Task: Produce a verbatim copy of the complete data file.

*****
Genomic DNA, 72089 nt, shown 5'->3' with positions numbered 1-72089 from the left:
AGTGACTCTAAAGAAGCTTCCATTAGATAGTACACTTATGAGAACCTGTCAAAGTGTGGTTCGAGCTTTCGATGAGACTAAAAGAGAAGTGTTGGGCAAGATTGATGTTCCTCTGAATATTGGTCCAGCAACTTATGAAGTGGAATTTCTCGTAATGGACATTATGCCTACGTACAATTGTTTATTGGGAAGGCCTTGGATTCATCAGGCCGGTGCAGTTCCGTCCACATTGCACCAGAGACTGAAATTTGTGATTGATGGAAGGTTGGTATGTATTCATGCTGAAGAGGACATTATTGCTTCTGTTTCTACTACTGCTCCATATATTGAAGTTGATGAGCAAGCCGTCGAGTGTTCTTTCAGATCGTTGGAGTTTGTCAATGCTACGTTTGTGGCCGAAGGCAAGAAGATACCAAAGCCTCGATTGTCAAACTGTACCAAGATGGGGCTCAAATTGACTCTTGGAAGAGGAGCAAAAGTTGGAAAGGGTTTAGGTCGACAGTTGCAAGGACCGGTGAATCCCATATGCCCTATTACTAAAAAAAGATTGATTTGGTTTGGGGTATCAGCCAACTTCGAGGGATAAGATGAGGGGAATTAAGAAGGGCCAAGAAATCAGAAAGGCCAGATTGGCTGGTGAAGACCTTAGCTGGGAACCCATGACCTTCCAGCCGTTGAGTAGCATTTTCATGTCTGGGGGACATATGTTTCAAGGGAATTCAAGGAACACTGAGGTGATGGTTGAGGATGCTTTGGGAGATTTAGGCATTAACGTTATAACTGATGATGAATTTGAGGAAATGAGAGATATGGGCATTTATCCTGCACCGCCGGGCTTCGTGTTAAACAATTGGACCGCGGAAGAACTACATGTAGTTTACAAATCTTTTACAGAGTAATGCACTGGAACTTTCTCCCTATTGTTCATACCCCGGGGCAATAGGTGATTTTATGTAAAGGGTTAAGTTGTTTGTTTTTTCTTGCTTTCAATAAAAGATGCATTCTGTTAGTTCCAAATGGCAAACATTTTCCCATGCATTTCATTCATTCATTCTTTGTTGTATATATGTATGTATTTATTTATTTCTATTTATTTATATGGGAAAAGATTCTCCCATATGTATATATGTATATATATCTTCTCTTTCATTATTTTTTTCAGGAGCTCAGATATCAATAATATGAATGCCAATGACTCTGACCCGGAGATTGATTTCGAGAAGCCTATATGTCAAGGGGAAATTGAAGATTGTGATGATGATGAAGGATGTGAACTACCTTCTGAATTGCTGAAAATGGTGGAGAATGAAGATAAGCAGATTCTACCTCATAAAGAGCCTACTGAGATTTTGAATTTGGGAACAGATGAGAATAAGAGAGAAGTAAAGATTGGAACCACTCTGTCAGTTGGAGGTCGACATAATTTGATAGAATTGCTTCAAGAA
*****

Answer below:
Genomic DNA, 72089 nt, shown 5'->3' with positions numbered 1-72089 from the left:
AGTGACTCTAAAGAAGCTTCCATTAGATAGTACACTTATGAGAACCTGTCAAAGTGTGGTTCGAGCTTTCGATGAGACTAAAAGAGAAGTGTTGGGCAAGATTGATGTTCCTCTGAATATTGGTCCAGCAACTTATGAAGTGGAATTTCTCGTAATGGACATTATGCCTACGTACAATTGTTTATTGGGAAGGCCTTGGATTCATCAGGCCGGTGCAGTTCCGTCCACATTGCACCAGAGACTGAAATTTGTGATTGATGGAAGGTTGGTATGTATTCATGCTGAAGAGGACATTATTGCTTCTGTTTCTACTACTGCTCCATATATTGAAGTTGATGAGCAAGCCGTCGAGTGTTCTTTCAGATCGTTGGAGTTTGTCAATGCTACGTTTGTGGCCGAAGGCAAGAAGATACCAAAGCCTCGATTGTCAAACTGTACCAAGATGGGGCTCAAATTGACTCTTGGAAGAGGAGCAAAAGTTGGAAAGGGTTTAGGTCGACAGTTGCAAGGACCGGTGAATCCCATATGCCCTATTACTAAAAAAAGATTGATTTGGTTTGGGGTATCAGCCAACTTCGAGGGATAAGATGAGGGGAATTAAGAAGGGCCAAGAAATCAGAAAGGCCAGATTGGCTGGTGAAGACCTTAGCTGGGAACCCATGACCTTCCAGCCGTTGAGTAGCATTTTCATGTCTGGGGGACATATGTTTCAAGGGAATTCAAGGAACACTGAGGTGATGGTTGAGGATGCTTTGGGAGATTTAGGCATTAACGTTATAACTGATGATGAATTTGAGGAAATGAGAGATATGGGCATTTATCCTGCACCGCCGGGCTTCGTGTTAAACAATTGGACCGCGGAAGAACTACATGTAGTTTACAAATCTTTTACAGAGTAATGCACTGGAACTTTCTCCCTATTGTTCATACCCCGGGGCAATAGGTGATTTTATGTAAAGGGTTAAGTTGTTTGTTTTTTCTTGCTTTCAATAAAAGATGCATTCTGTTAGTTCCAAATGGCAAACATTTTCCCATGCATTTCATTCATTCATTCTTTGTTGTATATATGTATGTATTTATTTATTTCTATTTATTTATATGGGAAAAGATTCTCCCATATGTATATATGTATATATATCTTCTCTTTCATTATTTTTTTCAGGAGCTCAGATATCAATAATATGAATGCCAATGACTCTGACCCGGAGATTGATTTCGAGAAGCCTATATGTCAAGGGGAAATTGAAGATTGTGATGATGATGAAGGATGTGAACTACCTTCTGAATTGCTGAAAATGGTGGAGAATGAAGATAAGCAGATTCTACCTCATAAAGAGCCTACTGAGATTTTGAATTTGGGAACAGATGAGAATAAGAGAGAAGTAAAGATTGGAACCACTCTGTCAGTTGGAGGTCGACATAATTTGATAGAATTGCTTCAAGAA